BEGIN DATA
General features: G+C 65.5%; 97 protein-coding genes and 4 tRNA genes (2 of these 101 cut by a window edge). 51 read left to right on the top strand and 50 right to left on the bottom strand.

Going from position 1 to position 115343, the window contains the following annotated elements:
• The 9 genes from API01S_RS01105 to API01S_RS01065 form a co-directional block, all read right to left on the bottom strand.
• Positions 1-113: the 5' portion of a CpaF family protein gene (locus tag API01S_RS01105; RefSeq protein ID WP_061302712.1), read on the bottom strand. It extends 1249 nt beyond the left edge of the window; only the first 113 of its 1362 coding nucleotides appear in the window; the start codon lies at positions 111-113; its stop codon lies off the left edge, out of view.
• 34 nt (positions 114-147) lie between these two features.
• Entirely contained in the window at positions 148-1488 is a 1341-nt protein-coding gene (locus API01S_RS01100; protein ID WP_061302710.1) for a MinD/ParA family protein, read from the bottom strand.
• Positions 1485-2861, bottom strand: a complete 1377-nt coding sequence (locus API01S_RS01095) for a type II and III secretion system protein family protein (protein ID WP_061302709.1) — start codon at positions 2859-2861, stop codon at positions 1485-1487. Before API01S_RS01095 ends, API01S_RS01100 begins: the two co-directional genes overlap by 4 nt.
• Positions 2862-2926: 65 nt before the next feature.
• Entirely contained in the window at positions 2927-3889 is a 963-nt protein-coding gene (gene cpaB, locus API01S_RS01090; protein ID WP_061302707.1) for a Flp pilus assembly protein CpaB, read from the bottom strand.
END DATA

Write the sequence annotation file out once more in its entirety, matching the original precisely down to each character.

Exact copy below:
General features: G+C 65.5%; 97 protein-coding genes and 4 tRNA genes (2 of these 101 cut by a window edge). 51 read left to right on the top strand and 50 right to left on the bottom strand.

Going from position 1 to position 115343, the window contains the following annotated elements:
• The 9 genes from API01S_RS01105 to API01S_RS01065 form a co-directional block, all read right to left on the bottom strand.
• Positions 1-113: the 5' portion of a CpaF family protein gene (locus tag API01S_RS01105; RefSeq protein ID WP_061302712.1), read on the bottom strand. It extends 1249 nt beyond the left edge of the window; only the first 113 of its 1362 coding nucleotides appear in the window; the start codon lies at positions 111-113; its stop codon lies off the left edge, out of view.
• 34 nt (positions 114-147) lie between these two features.
• Entirely contained in the window at positions 148-1488 is a 1341-nt protein-coding gene (locus API01S_RS01100; protein ID WP_061302710.1) for a MinD/ParA family protein, read from the bottom strand.
• Positions 1485-2861, bottom strand: a complete 1377-nt coding sequence (locus API01S_RS01095) for a type II and III secretion system protein family protein (protein ID WP_061302709.1) — start codon at positions 2859-2861, stop codon at positions 1485-1487. Before API01S_RS01095 ends, API01S_RS01100 begins: the two co-directional genes overlap by 4 nt.
• Positions 2862-2926: 65 nt before the next feature.
• Entirely contained in the window at positions 2927-3889 is a 963-nt protein-coding gene (gene cpaB, locus API01S_RS01090; protein ID WP_061302707.1) for a Flp pilus assembly protein CpaB, read from the bottom strand.